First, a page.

Anyone who has been around MAP for very long knows that we are pretty proud of our programs. They constantly amaze us with an uncanny ability to produce outsized impact with a relatively small investment. Even through tough economic times, the staff that administers these programs are unwavering in their commitment to serving the world’s poor, and they always do it with an incomparable servant’s attitude. It is because of this that we are extra proud when we can showcase these not-so-modest highlights. The full report is 28 pages long (it was a busy year!), so what follows is a highlight of the highlights.
If you’re reading this, you probably know about MAP’s medicines program, the one that has allowed us to ship $4 billion worth of lifesaving medicines to 2 billion people in need. But what you probably don’t know is that this program went through some pretty significant changes in 2011. Chief among these is that our global distribution center is now a Foreign Trade Zone, which allows MAP to supplement medicines shipments with critically needed drugs from overseas suppliers. All these changes were in the midst of MAP securing one of the top 3 medicines donations in the organization’s history – 6 million tablets of de-worming medicines that were distributed throughout Africa, Latin America, and the Caribbean.
If you’re reading this, you also probably know that MAP typically responds to natural disasters with crucial medicines and supplies. Unlike in previous years, disasters in 2011 hit close to home for many MAP staff. In Cote d’Ivoire, post-election violence created a humanitarian disaster that saw a shipment of MAP medicines to the capital of Abidjan, as well as a water and sanitation program facilitated by staff from MAP Cote d’Ivoire.
The conflict in Libya also resulted in an urgent humanitarian crisis, and MAP shipped $3.1 million worth of medicines and supplies to the heart of the conflict in Benghazi. Lastly, the Horn of Africa drought and resulting famine prompted emergency shipments of medicines to affected MAP programs and surrounding villages.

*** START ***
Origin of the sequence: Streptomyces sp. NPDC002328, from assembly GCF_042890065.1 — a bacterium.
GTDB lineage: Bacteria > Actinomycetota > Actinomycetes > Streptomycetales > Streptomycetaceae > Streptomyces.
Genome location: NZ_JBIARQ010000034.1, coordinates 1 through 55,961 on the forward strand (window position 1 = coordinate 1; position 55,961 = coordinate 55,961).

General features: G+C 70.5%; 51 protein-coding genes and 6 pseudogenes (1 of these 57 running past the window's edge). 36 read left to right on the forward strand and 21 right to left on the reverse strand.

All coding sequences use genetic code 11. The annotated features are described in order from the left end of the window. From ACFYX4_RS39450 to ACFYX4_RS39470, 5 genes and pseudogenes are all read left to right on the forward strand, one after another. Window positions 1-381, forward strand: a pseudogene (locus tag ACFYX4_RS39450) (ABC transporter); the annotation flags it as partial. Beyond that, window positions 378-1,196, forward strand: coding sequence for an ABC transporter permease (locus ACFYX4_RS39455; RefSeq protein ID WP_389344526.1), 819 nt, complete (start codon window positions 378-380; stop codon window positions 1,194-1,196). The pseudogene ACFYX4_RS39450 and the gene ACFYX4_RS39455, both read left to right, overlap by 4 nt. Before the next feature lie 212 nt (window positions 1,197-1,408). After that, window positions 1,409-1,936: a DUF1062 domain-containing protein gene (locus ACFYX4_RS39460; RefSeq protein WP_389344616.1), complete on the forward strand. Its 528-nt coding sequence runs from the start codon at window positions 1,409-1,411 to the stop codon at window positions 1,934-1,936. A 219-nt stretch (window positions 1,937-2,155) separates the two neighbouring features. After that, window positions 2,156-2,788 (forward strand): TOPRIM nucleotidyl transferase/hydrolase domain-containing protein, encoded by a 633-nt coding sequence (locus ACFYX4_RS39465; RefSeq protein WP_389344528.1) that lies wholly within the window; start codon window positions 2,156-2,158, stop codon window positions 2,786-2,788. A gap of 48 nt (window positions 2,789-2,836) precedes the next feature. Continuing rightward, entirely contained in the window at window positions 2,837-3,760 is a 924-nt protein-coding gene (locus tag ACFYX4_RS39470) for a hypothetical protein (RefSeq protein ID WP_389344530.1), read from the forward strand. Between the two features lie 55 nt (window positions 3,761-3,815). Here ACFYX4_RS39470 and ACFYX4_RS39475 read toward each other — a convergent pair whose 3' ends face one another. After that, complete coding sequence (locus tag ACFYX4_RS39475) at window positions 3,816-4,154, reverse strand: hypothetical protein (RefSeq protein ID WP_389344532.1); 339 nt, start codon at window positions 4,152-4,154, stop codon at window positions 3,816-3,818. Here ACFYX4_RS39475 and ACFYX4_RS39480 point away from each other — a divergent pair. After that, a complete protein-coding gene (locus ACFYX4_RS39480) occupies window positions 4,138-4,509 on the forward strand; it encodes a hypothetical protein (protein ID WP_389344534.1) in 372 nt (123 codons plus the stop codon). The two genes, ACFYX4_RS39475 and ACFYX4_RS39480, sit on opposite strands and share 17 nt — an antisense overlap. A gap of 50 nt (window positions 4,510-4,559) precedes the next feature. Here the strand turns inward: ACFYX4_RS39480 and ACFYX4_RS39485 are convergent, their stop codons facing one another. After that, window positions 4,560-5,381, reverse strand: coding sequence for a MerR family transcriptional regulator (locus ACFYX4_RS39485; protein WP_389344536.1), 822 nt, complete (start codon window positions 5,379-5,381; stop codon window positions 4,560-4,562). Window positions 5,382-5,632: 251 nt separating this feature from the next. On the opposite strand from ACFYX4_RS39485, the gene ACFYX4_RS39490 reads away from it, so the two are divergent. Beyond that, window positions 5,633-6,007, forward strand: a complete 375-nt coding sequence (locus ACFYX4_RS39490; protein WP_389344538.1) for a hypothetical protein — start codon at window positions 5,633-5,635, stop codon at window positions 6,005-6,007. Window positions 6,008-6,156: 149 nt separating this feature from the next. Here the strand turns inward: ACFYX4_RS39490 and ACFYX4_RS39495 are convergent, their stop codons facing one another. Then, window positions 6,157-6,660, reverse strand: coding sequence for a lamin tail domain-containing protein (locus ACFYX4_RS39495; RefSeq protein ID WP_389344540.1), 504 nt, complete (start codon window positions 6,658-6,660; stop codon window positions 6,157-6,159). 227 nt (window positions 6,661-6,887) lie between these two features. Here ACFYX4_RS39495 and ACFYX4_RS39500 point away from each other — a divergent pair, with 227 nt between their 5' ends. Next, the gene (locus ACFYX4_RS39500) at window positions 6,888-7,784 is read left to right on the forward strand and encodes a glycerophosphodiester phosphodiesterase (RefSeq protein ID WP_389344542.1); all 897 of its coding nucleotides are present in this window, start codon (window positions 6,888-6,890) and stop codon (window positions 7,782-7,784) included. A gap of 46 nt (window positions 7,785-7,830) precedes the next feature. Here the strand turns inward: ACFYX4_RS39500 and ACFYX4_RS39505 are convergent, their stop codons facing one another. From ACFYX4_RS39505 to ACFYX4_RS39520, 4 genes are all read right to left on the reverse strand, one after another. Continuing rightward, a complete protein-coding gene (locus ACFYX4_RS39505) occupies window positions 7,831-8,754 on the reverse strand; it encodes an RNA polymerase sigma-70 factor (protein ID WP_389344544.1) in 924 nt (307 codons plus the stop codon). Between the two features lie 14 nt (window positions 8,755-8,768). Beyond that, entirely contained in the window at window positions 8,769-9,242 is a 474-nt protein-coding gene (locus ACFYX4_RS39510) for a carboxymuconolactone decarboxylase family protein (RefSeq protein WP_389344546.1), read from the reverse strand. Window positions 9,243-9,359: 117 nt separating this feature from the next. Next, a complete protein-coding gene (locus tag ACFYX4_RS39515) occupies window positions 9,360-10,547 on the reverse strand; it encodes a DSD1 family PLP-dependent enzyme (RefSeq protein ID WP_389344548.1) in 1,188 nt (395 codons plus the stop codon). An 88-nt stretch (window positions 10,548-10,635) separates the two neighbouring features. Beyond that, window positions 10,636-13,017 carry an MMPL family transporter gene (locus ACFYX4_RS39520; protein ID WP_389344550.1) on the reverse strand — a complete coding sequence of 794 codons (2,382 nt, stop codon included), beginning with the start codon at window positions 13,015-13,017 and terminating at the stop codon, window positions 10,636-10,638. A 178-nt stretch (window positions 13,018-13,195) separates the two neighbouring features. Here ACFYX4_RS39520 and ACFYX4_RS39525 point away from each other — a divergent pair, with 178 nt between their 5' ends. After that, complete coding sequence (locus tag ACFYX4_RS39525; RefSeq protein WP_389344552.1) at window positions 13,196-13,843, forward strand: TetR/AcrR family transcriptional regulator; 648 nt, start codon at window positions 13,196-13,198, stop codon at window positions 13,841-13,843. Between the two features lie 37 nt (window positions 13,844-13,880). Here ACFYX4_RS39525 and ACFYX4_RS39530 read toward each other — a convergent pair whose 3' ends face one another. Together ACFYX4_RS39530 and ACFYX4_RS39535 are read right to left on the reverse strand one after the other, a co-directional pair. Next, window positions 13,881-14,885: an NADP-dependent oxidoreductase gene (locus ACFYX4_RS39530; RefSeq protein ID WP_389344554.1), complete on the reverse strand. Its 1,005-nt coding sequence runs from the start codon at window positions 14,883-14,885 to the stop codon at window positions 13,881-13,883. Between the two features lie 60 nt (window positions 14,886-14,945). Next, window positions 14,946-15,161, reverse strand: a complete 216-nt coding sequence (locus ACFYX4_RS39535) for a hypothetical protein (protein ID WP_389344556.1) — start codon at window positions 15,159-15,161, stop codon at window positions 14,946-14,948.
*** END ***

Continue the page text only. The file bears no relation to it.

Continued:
MAP has long offered the MAP Medical Fellowship, a sponsored mission trip for fourth year medical students to experience medicine in the context of a developing country. And recognizing that many people in the US have a desire to give back in the form of similar mission trips, MAP created the transformational missions program to enable individuals and teams to create lasting change for people in need. The program connects those interested in mission work with meaningful opportunities to have an impact within communities where MAP works.
The second year of our Community Heroes contest was our most successful, with 991,091 votes! The winner was Ina Rawati from Indonesia, who used her award to create better hygiene and sanitation in her community. Susan Nalepo from Kenya used her award to better her local health clinic, as well as to train community health workers. Washington Chacha from Ecuador is using his award to create vegetable gardens in his community so that families can have access to wholesome food, as well as a potential income source.
Of course, no mention of MAP program highlights would be complete without our country programs! While there are too many to mention them all here, (and you really should download the entire report and read it) here is a choice sampling:
- In Bolivia, the Community Health Service Clinic saw 3,218 patients, 39 Health promoters and 92 Health Guardians were trained
- In Cote d’Ivoire, 1,825,300 children from age 5 to 14 were treated for Soil Transmitted Helminthes to prevent anemia and low physical and cognitive growth
- In Ecuador, 95 health promoters were trained to serve the needs of over 6,250 people in surrounding regions
- In Ghana, 169 health care professionals were trained to properly deal with Buruli Ulcer
- In Honduras, 60 health promoters were trained to serve 16 communities
- In Indonesia, the Tello Mobile Clinic provided health care services to 1,457 people, and educated 1,736 more in basic health care
- In Kenya, MAP hosted a two week medical camp for Maternal and Child Health Services and saw a total of 1,763 patients
- In Uganda, addressed food security of 2,000 households by facilitating the production of important crops
Needless to say, 2011 was an exciting year, and here’s to hoping that 2012 is just as exciting! Help us thank our program staff for the wonderful work they do by reading this report, and sharing it with your friends and family. Only with your help can we bring awareness to the serious issues faced by the less fortunate, and only with your help can we hope to solve them.